Last post I shared with you the commitment of our school to deliver on the promise that all children have the right to read. In that piece I noted that there were three key components to making that happen for kids: the systematic application of the science of reading to the learning process; the application of cognitive load theory to direct instruction; and, the application of distributed learning strategies to ensure mastery.
First off then, let's take a look at how we use the science of reading to strive to make all of our students proficent and effective readers. I should note, that at KGMS we have established a framework of instruction based upon Universal Design for Learning. Before you mentally roll your eyes, you have to understand that if you want every child to be the best reader that they can be, you need to structure your school to provide universal supports, teaching and reinforcement approaches, and assessment strategies that will meet the needs of every learner. Our approach is to take the student from wherever they are on their learning journeys and help them get to where they need to be.
The first step in this journey is to provide every student in the school with 45 minutes of direct, one on one instruction every single day with a qualified Orton-Gillingham (systematic phonics) tutor. Logistically, how does this work? Our class size is maximized at 18 students. Each core group of 18 is led by two qualifed teachers who share the instructional load. One block, each day, the entire class goes to tutoring. They leave their classrooms, walk to the tutoring wing, and each student goes into an individualized tutoring office to meet with their dedicated, trained instructor. This is where one facet of universal design comes in. Although every student is doing the same thing - meeting with their individual tutor - every single student is doing something different, depending on the stage of their personal reading development - decoding, morphology, comprehension etc. Some are learning to read, others are reading to learn. No-one is being pulled out of class (and missing other instruction) and no-one is being centered out because they don't read as well as their peers. Instead, every student gets a daily dose of face to face, personalized interaction with an adult who is focused entirely on their needs. That attention alone, from a social/emotional standpoint, is worth its weight in gold. From the student perspective, tutoring is a shared daily activity where everyone is doing the same thing. From a teaching and learning perspective, it is the ultimate in differentiated instruction that is the core of universal design.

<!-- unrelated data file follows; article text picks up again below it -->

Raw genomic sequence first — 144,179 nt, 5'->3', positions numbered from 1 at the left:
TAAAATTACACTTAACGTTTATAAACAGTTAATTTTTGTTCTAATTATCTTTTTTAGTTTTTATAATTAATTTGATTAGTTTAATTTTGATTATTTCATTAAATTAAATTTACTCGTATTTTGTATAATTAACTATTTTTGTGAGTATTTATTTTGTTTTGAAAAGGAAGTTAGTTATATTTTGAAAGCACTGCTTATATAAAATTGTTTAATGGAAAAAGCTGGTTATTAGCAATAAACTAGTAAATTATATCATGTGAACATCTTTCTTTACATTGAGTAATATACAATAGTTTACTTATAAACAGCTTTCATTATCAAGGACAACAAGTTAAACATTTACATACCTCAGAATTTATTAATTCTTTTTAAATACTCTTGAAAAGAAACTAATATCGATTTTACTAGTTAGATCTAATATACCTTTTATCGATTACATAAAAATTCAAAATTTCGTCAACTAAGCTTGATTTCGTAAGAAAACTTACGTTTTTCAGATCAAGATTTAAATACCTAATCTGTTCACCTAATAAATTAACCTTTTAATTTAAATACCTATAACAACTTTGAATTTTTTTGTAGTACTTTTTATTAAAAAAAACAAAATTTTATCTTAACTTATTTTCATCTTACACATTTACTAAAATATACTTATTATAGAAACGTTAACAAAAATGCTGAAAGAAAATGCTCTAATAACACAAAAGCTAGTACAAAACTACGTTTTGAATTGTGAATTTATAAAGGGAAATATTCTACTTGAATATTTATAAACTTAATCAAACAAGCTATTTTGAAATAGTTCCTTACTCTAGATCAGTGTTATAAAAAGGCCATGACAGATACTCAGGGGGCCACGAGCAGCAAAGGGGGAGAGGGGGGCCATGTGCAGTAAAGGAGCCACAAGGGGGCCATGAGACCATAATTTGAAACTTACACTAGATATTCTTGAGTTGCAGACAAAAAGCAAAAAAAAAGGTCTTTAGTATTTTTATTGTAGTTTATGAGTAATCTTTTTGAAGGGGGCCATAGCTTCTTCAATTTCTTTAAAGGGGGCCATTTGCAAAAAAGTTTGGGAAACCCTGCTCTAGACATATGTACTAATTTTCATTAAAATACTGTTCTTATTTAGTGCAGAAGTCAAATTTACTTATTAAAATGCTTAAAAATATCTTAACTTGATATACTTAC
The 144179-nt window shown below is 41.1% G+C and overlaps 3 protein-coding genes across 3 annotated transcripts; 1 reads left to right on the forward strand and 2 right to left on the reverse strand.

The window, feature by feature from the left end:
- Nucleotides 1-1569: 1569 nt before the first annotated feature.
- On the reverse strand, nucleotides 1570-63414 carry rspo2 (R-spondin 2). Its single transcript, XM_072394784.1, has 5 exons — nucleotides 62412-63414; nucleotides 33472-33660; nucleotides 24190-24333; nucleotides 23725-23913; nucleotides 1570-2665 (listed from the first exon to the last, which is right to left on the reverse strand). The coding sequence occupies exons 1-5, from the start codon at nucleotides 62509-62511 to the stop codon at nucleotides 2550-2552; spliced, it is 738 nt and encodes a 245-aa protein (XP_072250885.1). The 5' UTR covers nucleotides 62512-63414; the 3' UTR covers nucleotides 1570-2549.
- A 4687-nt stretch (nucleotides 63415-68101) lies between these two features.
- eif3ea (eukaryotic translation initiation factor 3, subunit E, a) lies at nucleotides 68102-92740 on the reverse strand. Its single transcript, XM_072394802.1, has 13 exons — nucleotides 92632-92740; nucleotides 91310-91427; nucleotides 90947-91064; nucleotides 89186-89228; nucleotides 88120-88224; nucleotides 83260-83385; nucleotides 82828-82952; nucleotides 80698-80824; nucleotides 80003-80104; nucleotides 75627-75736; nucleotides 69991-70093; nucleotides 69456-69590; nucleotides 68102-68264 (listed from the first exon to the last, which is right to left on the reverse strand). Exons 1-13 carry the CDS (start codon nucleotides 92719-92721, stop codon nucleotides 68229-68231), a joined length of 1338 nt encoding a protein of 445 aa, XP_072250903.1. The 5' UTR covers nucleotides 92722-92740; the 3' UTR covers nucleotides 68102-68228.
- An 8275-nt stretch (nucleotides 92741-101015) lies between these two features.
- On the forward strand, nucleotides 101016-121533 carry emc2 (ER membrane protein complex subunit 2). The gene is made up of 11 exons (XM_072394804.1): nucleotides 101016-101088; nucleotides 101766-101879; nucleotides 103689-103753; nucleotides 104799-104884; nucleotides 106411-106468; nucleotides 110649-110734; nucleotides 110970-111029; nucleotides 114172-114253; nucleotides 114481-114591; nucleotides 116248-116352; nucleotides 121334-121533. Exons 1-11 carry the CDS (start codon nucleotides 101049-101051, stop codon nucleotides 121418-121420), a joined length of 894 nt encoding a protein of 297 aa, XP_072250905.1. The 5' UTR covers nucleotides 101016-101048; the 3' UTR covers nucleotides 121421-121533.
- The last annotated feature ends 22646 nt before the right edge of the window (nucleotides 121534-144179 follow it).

While they are in their tutoring sessions, their core teachers co-plan, review IEPs, meet with specialized support staff or just have some down time for a coffee and chat together. By the time their students return, everyone is recharged and away they go. Our teachers all have basic OG training as well so classroom language arts instruction is consistent with the approach taken in tutoring, and when report cards and parent interview times come around, the teachers and appropriate tutor write reports and meet jointly with parents. Everyone is on the same page.
A key part of this process is the ongoing use of assessments (DIBELS, DRAs, Foundation Skills Assessments, etc.) to track progress, inform where ongoing modifications to approaches might be needed, and to establish benchmarks that tutors, teachers, parents and students can see and understand as the learning process takes place.
Currently in British Columbia the principles of inclusion are highly valued and remain an aspirational goal for parents and school systems. The reality of the ground however is that supports for a wide number of students is highly dependent on a few individuals in each school - special ed resource teachers, educational assistants, and a few outside district resource staff who visit on a rotating basis. As a result, (as was painfully obvious during the last two years of COVID restrictions), if any of the specialized resource personnel are absent from school, there is no back-up to provide the necessary supports for students with exceptional needs. This has often resulted in students being asked to stay home from school until their teacher or SEA returns.
In our case, the entire school is the support system. If one member of the student's school team is away, the supports don't change, but the person delivering them might.
In tomorrow's third and final post. We will take a look at how our classroom teachers use cognitive load theory to inform their practice for direct instruction and how the teachers and tutors, in partnership, apply distributed learning practices to ensure mastery of skills and content.